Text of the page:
TACHIKAWA, Japan — There is no doubt that the son of an American airman strung a rope across a street near Yokota Air Base, Japan, last year, causing serious injury to a Japanese woman on a scooter. So on the opening day of the youth’s trial in Japanese criminal court on Wednesday, defense attorneys asserted that he was unfairly being tried as an adult for the incident.

The 19-year-old confessed to the August, 2009, crime months ago and made a “gomen nasai” — or “I’m sorry” — payment to the victim, customary in the Japanese legal system. The teen, whose name was withheld from testimony because he is still considered a minor under Japanese law, is charged with causing bodily injury and obstruction of traffic and faces a maximum 15-year sentence if convicted. He was 18 at the time of the incident and would be subject to a more lenient punishment in family court.

A family court in March referred the case to the prosecutor’s office, which subsequently indicted the teen in May. Three other teenagers from Yokota were connected to the incident but were cleared in late 2009. Japanese police took all four into custody in early December for questioning and released them Christmas Day, a day after all four apologized to the victim’s family. During Wednesday’s proceedings at Tokyo District Court in Tachikawa, defense attorney Takuro Matsubara contended that not only did prosecutors taint the entire judicial process by dismissing the charges against the other three teens, but the family court also erred in transferring the case to criminal court.

The law states all juvenile cases must be sent to the family court, he said, adding that a family court investigator concluded that the teen could be rehabilitated and was not likely to commit a crime in the future.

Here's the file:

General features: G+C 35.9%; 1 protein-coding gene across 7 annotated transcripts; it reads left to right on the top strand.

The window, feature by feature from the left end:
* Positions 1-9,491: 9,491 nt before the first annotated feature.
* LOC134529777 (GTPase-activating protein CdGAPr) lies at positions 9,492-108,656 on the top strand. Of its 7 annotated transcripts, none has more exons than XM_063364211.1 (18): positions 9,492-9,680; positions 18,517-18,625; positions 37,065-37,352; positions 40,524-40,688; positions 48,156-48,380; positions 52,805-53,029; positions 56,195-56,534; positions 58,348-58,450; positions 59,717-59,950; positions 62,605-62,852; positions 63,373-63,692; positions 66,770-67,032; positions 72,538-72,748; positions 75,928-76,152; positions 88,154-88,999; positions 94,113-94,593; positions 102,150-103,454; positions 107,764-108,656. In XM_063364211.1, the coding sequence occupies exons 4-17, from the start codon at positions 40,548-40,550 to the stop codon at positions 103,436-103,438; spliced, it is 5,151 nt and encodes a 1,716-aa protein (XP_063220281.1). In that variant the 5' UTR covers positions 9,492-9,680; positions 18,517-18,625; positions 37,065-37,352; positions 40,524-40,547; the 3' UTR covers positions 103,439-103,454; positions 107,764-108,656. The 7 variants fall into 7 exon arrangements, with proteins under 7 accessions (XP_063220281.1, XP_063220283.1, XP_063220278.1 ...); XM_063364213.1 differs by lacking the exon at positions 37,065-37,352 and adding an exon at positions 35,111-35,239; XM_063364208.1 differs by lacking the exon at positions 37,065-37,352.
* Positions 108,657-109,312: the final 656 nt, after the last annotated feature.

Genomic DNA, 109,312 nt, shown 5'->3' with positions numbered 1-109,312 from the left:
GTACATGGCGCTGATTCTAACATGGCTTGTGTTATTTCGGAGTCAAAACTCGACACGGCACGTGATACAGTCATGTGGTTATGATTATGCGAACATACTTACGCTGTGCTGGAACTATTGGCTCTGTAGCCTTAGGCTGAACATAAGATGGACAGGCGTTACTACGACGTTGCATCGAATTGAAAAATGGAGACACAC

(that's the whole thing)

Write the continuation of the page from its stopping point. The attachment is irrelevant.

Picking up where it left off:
Matsubara and his co-counsel also argued in court that the three teens who were cleared were close friends and by way of their relationship protected each other by shifting blame to the teen now on trial. During the proceedings, the teen addressed prosecutors’ assertion that the teen was the mastermind behind the plan to cover up the prank gone wrong. “It wasn’t just me telling them what to do,” he testified, his back facing the audience to protect his identity. “It was an agreement between all of us” to lie to the police on the scene.

The defense maintained that the teen never meant to cause injury but had intended only for the rope to be recognized by motorists and force them to turn around on the street. “He didn’t have an intention of causing injury,” Matsubara said during opening statements.

Prosecutors responded by telling the three-judge panel that they were focused on holding the teen accountable for his actions, not his intentions. They also emphasized the victim’s anger in the wake of the incident.The woman, who was 23 at the time, suffered a fractured skull, spent 17 days in the hospital and was out of work for two months. “I honestly even think I want them to die,” for their crimes, the woman said in a statement read by prosecutors.

“I could never think of forgiving them. I want the four to spend the rest of their lives paying for the crime.”

The next hearing is scheduled for Aug. 9.

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Hana Kusumoto is a reporter/translator who has been covering local authorities in Japan since 2002. She was born in Nagoya, Japan, and lived in Australia and Illinois growing up. She holds a journalism degree from Boston University and previously worked for the Christian Science Monitor’s Tokyo bureau.

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